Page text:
# Section 2.3: Problem 2 Solution

Working problems is a crucial part of learning mathematics. No one can learn... merely by poring over the definitions, theorems, and examples that are worked out in the text. One must work part of it out for oneself. To provide that opportunity is the purpose of the exercises.

James R. Munkres

Let
be an expression consisting of variables, constant symbols, and function symbols. Show that
is a term iff
and for every terminal segment
of
we have
.

*Suggestion*: Prove the stronger result that if for every terminal segment of , then is a concatenation of terms. (This algorithm is due to Jáskowski.)
If
is a term, then
and every terminal segment
of
is a concatenation of one or more terms (Lemma 23B), therefore,
(equals the number of terms in the concatenation).

We now prove the stronger result, as suggested. We also prove the uniqueness of the decomposition of such
into
terms. We prove it by induction on the length of
.

For
consisting of
symbol,
cannot be a function symbol, as otherwise
. Hence,
is either a variable or constant symbol. In both cases
is a term, and
.

Now, suppose that for all lengths less than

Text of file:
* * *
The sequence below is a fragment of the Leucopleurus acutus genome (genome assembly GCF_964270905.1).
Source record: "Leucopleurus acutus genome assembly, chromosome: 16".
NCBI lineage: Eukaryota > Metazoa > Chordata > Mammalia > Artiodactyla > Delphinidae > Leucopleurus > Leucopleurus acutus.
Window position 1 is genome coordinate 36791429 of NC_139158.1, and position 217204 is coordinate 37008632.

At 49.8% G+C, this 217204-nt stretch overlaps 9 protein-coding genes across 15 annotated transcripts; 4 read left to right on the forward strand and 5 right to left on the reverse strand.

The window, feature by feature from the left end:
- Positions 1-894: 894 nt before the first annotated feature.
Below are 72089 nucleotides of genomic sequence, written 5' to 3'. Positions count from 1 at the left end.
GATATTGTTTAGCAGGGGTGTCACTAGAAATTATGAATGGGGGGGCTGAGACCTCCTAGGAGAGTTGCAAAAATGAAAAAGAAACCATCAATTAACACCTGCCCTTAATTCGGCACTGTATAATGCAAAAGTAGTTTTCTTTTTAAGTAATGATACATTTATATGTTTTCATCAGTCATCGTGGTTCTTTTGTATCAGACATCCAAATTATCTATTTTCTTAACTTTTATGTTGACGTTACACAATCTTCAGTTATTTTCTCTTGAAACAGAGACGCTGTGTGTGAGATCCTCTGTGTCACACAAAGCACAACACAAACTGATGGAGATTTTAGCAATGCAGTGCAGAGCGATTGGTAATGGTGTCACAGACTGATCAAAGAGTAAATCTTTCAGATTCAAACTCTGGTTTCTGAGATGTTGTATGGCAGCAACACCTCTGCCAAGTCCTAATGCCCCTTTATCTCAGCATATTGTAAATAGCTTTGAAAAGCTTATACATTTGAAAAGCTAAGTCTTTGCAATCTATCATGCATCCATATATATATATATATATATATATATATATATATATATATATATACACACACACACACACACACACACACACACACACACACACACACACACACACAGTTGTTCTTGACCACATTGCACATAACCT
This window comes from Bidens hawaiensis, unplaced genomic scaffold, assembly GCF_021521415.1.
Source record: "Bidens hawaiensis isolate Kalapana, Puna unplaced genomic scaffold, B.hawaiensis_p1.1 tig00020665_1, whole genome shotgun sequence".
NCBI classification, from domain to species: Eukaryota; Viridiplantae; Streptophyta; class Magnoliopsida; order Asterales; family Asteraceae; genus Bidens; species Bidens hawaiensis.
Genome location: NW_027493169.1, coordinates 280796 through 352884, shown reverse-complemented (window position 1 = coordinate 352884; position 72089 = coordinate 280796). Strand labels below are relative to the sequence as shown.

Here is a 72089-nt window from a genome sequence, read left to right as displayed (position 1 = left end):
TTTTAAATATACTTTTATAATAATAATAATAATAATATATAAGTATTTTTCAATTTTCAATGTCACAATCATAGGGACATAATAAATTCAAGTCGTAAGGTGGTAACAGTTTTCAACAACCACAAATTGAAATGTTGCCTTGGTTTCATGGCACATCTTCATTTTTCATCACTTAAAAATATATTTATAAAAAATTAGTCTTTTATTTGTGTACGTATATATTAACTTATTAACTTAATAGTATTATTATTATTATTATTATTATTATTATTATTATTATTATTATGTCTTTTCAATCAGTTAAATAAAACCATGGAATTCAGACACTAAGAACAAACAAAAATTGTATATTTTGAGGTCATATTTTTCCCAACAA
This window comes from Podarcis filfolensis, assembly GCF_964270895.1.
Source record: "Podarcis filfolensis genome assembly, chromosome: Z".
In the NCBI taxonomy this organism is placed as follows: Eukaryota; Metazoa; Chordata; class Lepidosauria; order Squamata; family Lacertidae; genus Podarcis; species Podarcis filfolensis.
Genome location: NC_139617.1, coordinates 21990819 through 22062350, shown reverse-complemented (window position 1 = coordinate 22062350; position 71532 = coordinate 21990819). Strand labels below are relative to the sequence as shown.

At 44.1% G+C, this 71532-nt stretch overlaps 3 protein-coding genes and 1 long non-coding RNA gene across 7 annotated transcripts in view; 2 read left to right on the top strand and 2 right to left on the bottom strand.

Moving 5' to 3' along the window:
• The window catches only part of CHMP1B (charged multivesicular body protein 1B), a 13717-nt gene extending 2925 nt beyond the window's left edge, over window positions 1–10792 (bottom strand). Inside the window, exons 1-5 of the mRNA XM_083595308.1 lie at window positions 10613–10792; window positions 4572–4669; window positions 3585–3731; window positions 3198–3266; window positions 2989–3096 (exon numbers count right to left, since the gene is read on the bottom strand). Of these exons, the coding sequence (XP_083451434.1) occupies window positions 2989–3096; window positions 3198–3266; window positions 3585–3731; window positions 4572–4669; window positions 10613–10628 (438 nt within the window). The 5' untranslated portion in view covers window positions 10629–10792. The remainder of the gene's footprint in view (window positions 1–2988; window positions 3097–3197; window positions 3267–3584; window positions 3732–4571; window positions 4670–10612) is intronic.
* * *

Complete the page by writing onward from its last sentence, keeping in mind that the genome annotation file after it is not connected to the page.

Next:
the statement is true, and we consider
of length
. Its terminal segment
of length
satisfies the condition that every terminal segment
of
is a terminal segment of
, hence,
. Therefore,
is a (unique) concatenation of
terms. If the first symbol of
is a variable or constant symbol, then
. The first variable or constant symbol of
is a term itself. And no term of length greater than 1 can start with a variable or constant (by definition). Moreover,
is uniquely decomposed into
terms, therefore,
is uniquely decomposed into
terms. If the first symbol of
is an
-place function symbol
, then, since
,
. Then,
together with the first
terms of the unique decomposition of
into
terms forms one new term, and the resulting number of terms is
, as instead of
terms we now have just
term. So, again, the number of terms in the decomposition is
. The composition is also unique, as, by definition, a term starting with
must be
, where
are terms, and due to the unique decomposition of
into terms,
are uniquely determined, and so is the decomposition of the remaining expression into
terms.